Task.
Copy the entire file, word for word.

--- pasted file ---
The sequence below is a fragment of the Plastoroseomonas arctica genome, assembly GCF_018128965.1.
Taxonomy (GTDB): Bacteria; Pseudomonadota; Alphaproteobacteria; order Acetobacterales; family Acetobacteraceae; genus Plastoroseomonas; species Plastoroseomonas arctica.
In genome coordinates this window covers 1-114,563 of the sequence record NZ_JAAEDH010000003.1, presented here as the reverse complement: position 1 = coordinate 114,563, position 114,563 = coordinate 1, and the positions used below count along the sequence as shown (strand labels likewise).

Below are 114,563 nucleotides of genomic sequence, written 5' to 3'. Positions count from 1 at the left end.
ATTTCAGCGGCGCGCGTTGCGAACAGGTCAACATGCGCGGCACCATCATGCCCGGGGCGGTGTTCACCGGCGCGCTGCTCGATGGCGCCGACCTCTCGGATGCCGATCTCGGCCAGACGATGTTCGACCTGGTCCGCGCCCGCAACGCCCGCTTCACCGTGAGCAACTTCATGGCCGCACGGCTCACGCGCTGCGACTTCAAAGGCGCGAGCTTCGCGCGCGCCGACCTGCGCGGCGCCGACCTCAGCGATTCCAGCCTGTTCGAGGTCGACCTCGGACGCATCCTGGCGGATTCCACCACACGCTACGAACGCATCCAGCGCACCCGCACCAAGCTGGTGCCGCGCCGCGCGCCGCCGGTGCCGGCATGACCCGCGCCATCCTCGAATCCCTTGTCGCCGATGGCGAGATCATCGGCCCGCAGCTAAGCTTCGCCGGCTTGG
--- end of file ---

The sequence below is a fragment of the Plastoroseomonas arctica genome, assembly GCF_018128965.1.
Taxonomy (GTDB): Bacteria; Pseudomonadota; Alphaproteobacteria; order Acetobacterales; family Acetobacteraceae; genus Plastoroseomonas; species Plastoroseomonas arctica.
In genome coordinates this window covers 1-114,563 of the sequence record NZ_JAAEDH010000003.1, presented here as the reverse complement: position 1 = coordinate 114,563, position 114,563 = coordinate 1, and the positions used below count along the sequence as shown (strand labels likewise).

Below are 114,563 nucleotides of genomic sequence, written 5' to 3'. Positions count from 1 at the left end.
ATTTCAGCGGCGCGCGTTGCGAACAGGTCAACATGCGCGGCACCATCATGCCCGGGGCGGTGTTCACCGGCGCGCTGCTCGATGGCGCCGACCTCTCGGATGCCGATCTCGGCCAGACGATGTTCGACCTGGTCCGCGCCCGCAACGCCCGCTTCACCGTGAGCAACTTCATGGCCGCACGGCTCACGCGCTGCGACTTCAAAGGCGCGAGCTTCGCGCGCGCCGACCTGCGCGGCGCCGACCTCAGCGATTCCAGCCTGTTCGAGGTCGACCTCGGACGCATCCTGGCGGATTCCACCACACGCTACGAACGCATCCAGCGCACCCGCACCAAGCTGGTGCCGCGCCGCGCGCCGCCGGTGCCGGCATGACCCGCGCCATCCTCGAATCCCTTGTCGCCGATGGCGAGATCATCGGCCCGCAGCTAAGCTTCGCCGGCTTGG